Mudbound: Feeding Horses in Muddy Pastures

Courtesy of Kentucky Equine Research

When it comes to horse care, mud makes everything harder. How can horse owners deal with sloppy mud and still provide wholesome meals to their horses? Here are some tips.

Keep hay off the ground. That’s not as easy as it sounds, is it? In a perfect world, every horse will consume every stem and every leaf of every flake of hay ever offered. In reality, horses are prone to wasting hay. When it’s muddy, it seems the waste is even more abundant. What to do? Hay feeders that stand off the ground are one option. Horses will yank hay from these feeders, sometimes vigorously, so some hay still hits the ground, but less is wasted. Some of these feeders can hold more than one bale of hay, which can make feeding multiple horses more efficient.

For owners that feed round bales, specially designed feeders can keep hay tidy. Be sure to use feeders intended for horses. Feeders engineered for cattle are sometimes not appropriate for horses. Because of height differences between species, small horses and ponies can become trapped in them.

One resourceful owner placed old stall mats over a stone base to create a sizeable area in a paddock. She fed hay out of an old, cracked water trough that was anchored to fence posts. Any hay that landed on the mats stayed dry and clean, and fallen hay remained palatable and was easily retrieved by horses. A hose and a stiff-bristled broom was all that was needed to scrub the mats when they became dirty.

If the horse is in a pasture or paddock with lots of grass and only areas around feeders are muddy, toss hay into different grassy areas each day. This will keep areas from becoming too churned up from excessive traffic.

Provide concentrates in feeders. Many horse owners cringe when horses fling or drop grain onto the stall floor. The same owners wince when horses try to gather dropped grain from muddy ground. How can this be avoided?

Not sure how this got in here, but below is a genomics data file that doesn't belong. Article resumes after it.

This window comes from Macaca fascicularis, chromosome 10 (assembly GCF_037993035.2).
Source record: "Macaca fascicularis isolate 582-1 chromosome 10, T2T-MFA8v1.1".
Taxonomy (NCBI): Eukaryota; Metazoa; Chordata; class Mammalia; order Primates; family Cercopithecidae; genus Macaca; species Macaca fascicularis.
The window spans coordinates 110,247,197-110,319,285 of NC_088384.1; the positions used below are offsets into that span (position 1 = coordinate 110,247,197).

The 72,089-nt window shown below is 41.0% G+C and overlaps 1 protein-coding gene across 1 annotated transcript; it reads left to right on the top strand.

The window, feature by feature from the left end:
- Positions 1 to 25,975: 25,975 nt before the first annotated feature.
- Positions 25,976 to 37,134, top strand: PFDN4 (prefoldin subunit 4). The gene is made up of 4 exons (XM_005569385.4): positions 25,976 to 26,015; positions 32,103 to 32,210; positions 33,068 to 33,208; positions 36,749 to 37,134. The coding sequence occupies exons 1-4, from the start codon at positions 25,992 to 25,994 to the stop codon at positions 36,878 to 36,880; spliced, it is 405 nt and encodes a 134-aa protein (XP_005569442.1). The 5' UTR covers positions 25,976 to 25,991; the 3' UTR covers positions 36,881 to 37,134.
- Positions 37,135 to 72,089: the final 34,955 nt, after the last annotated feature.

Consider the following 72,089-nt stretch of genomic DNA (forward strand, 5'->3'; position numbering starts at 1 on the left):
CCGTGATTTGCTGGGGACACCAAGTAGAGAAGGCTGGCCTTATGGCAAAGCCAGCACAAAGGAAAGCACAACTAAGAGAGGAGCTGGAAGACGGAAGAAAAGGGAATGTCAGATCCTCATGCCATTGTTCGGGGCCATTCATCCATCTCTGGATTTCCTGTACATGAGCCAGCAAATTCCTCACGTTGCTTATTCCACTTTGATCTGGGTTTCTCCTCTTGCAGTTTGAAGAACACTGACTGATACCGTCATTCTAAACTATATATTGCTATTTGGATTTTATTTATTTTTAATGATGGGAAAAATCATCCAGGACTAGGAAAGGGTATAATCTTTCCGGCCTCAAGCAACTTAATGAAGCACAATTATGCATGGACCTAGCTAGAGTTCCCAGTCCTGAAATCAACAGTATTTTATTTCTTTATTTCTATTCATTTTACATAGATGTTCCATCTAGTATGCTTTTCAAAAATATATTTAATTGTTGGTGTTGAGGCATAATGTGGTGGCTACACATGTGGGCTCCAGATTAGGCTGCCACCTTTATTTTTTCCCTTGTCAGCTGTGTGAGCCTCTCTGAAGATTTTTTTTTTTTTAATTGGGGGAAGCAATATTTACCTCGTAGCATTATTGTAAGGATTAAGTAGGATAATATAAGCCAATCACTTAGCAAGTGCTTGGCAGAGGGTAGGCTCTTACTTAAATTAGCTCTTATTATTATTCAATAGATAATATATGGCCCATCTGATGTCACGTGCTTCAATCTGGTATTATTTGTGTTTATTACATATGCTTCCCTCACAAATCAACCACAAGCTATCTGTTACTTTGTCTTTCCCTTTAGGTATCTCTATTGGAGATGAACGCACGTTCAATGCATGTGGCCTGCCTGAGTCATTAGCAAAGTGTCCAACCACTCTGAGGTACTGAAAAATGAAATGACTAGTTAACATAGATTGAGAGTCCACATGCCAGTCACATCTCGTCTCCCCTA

Deep, weighted feeders are the best bet. Some horsemen have fashioned feeders from old tires by securing a bucket or pan inside the tire. Horses have difficulty overturning a tire even with aggressive pawing. Soft rubber pans are popular, but they are easily flipped or stomped. The deeper the feeder, the harder it is for the horse to sling grain from it.

Consider feed form. Certain feed companies provide some formulations as large, easy-to-feed pellets or cubes, measuring about 0.5 inch (1.25 cm). These cubes are convenient for outdoor feeding situations because they can be easily picked up from the ground by horses if dropped. Some managers feed these large cubes directly off grassy ground.

Consider pecking order. When feeding a group of horses, be aware of who’s boss and who’s not, and tailor feeding programs to keep mealtimes as peaceful as possible. This is doubly important in mud, as horses will be unable to retreat from aggressive horses as quickly and injuries may occur.

One suggestion: place feeders or hay piles far from one another to keep a dominant horse from attempting to control more than a single feeding station. Thirty to forty feet of space between feeders will generally deter even the most determined alpha horse from seizing more than his fair share.